Erika and Gia are a couple high school seniors who are yet to leave their mark on Parkway High in Netflix's teen comedy Boo, Bitch. So out of the cool-kid loop are they that Erika, whose last name is Vu, is known to classmates as Helen Who. Yes, even the senior yearbook has her down as such.
Nerds to the core, they decide to change their ways with a couple months of high school remaining. For starters, that means going to the house party of Jake C., an adorable classmate who does not know they exist. (Several of the male characters are named Jake.) Erika’s father is so happy to hear the girls are headed to an actual party that night that he offers them a “pre-game” potable.
Finding out the party starts at 9, the girls turn up at Jake’s house at that time, and find him alone, in the shower. Jake informs them that 9 actually means 10:30, among kids in the know, so they head downstairs to help set up.
The party does indeed get rolling at 10:30. Erika and Gia vow to say yes to whatever comes their way, including cocktails and beer pong. As luck would have it, Erika learns she’s a standout at beer pong, and wins over a substantial handful of her classmates with her expert tosses. That includes a few Jakes–including the hottie Jake C., who moments ago broke it off with mean girlfriend Riley. (Boo, Bitch features as many Mean Girls as Jakes.)
Jake C. asks for Erika’s number, and the girls are over the moon as they walk home from the party. But that comes screeching to a halt when an automobile comes rushing toward them on the road, horn blaring. The girls scream as it approaches.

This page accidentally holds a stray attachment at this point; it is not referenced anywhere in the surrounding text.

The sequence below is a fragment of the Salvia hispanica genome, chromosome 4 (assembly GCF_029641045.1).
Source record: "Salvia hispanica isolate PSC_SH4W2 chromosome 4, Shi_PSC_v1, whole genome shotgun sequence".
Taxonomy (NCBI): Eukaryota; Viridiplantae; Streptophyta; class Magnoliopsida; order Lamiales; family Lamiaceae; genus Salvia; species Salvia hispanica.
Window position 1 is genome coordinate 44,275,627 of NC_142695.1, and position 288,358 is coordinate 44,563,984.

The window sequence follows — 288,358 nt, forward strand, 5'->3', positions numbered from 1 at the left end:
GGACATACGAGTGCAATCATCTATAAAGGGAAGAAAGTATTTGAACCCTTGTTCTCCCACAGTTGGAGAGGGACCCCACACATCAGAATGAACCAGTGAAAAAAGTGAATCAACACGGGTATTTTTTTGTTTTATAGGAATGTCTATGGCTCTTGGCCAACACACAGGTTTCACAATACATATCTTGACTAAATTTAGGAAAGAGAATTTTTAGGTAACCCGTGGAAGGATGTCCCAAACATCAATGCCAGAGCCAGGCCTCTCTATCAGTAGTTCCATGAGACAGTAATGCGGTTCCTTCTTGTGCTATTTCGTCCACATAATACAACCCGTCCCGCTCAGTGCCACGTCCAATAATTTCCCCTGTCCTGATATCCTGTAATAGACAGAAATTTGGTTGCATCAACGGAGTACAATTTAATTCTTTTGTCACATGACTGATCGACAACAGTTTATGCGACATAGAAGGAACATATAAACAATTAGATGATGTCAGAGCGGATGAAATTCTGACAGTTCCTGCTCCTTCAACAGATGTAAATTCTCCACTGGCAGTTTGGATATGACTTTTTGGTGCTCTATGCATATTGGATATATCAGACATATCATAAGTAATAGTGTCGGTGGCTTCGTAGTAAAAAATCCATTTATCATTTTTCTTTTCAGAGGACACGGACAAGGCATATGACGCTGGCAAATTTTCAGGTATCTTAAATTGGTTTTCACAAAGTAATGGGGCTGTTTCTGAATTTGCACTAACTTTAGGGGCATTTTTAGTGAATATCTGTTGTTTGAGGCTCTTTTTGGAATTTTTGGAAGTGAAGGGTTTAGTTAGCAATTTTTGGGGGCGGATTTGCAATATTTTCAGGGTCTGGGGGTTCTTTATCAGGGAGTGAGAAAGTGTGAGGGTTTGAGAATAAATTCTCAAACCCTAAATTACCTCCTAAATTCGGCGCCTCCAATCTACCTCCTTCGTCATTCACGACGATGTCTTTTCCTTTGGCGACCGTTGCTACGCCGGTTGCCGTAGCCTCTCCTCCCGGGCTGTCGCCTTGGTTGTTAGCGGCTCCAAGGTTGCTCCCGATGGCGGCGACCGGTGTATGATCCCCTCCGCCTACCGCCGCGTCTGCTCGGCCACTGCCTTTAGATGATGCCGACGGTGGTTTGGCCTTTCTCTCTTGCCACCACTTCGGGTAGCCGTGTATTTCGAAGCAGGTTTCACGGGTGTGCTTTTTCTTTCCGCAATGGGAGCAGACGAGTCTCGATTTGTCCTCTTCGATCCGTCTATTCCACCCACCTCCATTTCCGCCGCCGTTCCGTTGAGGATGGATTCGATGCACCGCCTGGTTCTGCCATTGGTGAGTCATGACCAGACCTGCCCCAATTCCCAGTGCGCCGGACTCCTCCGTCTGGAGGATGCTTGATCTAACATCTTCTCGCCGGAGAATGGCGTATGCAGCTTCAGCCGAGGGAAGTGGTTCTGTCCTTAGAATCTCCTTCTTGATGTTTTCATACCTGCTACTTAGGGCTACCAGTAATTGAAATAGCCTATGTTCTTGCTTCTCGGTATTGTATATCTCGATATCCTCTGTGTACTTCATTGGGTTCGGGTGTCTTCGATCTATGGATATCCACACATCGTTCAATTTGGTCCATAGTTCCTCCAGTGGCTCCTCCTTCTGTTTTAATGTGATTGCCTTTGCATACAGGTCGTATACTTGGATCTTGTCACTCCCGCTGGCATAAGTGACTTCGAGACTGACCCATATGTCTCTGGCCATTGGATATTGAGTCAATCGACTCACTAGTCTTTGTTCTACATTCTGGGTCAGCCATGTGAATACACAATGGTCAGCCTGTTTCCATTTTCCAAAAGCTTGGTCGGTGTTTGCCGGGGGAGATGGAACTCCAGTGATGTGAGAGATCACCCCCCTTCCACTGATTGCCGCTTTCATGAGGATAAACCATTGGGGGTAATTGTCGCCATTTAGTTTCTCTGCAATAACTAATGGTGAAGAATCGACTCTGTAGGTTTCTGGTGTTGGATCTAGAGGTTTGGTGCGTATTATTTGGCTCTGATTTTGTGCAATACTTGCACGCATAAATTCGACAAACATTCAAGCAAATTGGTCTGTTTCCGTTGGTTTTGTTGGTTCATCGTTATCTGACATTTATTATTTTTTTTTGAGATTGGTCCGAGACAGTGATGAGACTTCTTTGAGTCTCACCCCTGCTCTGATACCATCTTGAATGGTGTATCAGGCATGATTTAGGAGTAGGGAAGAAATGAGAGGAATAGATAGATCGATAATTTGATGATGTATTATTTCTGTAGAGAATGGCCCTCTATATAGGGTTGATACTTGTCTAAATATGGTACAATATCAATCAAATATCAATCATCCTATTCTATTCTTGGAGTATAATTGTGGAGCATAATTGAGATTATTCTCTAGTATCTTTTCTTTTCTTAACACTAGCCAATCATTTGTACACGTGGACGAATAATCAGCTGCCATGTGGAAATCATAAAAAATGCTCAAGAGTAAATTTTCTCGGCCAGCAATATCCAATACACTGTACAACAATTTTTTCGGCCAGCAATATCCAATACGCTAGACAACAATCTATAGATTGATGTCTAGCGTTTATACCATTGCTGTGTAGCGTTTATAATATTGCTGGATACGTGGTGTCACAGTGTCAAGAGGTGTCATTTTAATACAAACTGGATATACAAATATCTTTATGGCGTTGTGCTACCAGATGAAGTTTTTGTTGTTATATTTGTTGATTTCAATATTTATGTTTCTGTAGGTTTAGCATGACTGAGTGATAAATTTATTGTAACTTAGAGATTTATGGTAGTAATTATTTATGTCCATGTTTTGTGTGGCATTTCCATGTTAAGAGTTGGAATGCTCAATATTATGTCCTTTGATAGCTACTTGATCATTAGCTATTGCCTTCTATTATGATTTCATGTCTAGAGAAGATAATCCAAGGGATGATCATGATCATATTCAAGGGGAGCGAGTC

Jump to the next morning. Both girls are hung over and not quite sure how the night before ended. As they head outside to look for a lost piece of jewelry, Erika and Gia stumble upon something frightful in the woods. They realize the Erika walking alongside Gia is, in fact, a ghost.
Lana Condor plays Erika and Zoe Colletti portrays Gia.
This won’t be the first time you see a couple high school nerds trying to fit in amidst the mean girls, and may in fact be the tenth or twelfth. But Boo, Bitch is a bit of fun. Teens and their hashtags and text-speak are a running joke that will play well with older viewers. Condor and Colletti play their characters with zest, and one can’t help but root for these outcasts. ■
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Michael Malone, senior content producer at B+C/Multichannel News, covers network programming, including entertainment, news and sports on broadcast, cable and streaming; and local broadcast television. He hosts the podcasts Busted Pilot, about what’s new in television, and Series Business, a chat with the creator of a new program, and writes the column “The Watchman.” He joined B+C in 2005. His journalism has also appeared in The New York Times, The Philadelphia Inquirer, Playboy and New York magazine.